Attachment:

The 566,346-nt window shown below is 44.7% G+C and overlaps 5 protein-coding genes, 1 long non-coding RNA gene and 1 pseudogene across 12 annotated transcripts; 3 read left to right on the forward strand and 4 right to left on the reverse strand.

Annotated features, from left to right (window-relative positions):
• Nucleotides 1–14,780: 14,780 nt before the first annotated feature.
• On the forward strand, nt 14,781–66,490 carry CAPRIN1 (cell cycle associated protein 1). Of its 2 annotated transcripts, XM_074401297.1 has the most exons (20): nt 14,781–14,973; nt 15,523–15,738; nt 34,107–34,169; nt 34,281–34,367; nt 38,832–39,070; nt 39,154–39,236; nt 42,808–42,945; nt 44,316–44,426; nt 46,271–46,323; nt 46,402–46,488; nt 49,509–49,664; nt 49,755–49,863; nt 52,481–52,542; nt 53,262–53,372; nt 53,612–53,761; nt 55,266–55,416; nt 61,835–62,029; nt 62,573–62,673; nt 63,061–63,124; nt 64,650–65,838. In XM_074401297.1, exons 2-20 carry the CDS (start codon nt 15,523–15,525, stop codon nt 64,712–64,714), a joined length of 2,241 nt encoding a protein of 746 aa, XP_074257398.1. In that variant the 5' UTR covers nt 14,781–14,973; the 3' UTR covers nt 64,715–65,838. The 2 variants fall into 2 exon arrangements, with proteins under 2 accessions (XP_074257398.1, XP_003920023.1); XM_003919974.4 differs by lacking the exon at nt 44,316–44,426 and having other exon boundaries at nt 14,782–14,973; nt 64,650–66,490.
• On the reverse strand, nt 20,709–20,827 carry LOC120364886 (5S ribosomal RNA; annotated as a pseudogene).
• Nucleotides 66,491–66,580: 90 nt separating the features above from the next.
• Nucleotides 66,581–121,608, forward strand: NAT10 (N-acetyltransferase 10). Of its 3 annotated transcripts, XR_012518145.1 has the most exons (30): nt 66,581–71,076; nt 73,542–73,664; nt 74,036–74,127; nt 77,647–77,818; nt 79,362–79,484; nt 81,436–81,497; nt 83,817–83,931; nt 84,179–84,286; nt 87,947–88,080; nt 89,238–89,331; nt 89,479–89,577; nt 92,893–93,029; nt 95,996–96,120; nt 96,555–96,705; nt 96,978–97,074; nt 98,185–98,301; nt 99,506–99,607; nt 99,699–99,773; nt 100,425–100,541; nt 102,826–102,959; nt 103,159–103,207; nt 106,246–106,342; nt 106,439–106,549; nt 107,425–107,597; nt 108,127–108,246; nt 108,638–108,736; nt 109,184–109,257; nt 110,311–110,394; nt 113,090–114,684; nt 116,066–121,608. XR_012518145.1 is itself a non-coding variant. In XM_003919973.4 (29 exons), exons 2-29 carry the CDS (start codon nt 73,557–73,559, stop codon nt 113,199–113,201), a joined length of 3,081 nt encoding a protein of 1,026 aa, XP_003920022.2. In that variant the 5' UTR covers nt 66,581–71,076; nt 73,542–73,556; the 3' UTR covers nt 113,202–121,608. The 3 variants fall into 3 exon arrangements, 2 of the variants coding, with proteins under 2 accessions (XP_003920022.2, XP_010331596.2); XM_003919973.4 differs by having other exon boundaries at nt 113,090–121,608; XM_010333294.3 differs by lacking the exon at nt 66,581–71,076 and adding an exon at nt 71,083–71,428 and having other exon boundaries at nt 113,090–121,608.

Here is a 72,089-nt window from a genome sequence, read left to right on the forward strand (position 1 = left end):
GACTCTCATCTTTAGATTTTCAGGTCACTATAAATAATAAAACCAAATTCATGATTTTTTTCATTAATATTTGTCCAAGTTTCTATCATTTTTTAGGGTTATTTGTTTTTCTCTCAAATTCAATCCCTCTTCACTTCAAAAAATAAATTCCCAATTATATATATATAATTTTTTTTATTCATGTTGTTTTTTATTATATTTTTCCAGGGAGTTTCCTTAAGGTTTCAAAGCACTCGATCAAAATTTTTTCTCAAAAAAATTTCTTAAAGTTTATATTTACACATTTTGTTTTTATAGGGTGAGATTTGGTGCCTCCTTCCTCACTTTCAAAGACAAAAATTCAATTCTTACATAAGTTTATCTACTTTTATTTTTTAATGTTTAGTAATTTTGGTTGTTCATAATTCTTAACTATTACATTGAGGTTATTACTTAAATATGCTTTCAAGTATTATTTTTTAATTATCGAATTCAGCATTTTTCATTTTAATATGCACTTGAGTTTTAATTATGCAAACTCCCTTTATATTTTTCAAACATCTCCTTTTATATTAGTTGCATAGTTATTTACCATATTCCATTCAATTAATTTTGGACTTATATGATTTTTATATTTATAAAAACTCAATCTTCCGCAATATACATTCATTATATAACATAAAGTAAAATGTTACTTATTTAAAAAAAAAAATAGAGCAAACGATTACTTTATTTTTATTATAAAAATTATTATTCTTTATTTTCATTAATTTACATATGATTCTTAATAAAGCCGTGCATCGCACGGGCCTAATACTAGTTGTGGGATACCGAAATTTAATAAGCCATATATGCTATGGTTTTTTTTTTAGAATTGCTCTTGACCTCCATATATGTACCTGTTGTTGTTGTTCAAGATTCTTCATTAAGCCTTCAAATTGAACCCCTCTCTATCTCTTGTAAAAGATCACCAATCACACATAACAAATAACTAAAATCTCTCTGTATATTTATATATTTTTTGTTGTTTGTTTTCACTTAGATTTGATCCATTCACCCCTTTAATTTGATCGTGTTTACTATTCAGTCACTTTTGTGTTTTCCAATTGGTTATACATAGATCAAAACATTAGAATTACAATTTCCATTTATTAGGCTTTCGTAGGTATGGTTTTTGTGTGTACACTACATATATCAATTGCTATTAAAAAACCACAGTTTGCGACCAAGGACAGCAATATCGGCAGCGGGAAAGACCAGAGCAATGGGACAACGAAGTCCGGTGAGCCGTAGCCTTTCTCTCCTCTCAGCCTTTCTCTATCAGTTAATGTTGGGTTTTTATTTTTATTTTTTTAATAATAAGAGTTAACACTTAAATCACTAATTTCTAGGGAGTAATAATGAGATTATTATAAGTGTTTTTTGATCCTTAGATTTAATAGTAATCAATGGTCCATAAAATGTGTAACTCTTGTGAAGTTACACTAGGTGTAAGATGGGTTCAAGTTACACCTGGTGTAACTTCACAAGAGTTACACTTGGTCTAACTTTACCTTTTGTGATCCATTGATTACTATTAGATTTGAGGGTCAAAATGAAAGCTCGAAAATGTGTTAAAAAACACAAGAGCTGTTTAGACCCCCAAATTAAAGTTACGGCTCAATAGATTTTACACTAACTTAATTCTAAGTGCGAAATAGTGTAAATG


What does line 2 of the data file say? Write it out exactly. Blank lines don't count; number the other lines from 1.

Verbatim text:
Annotated features, from left to right (window-relative positions):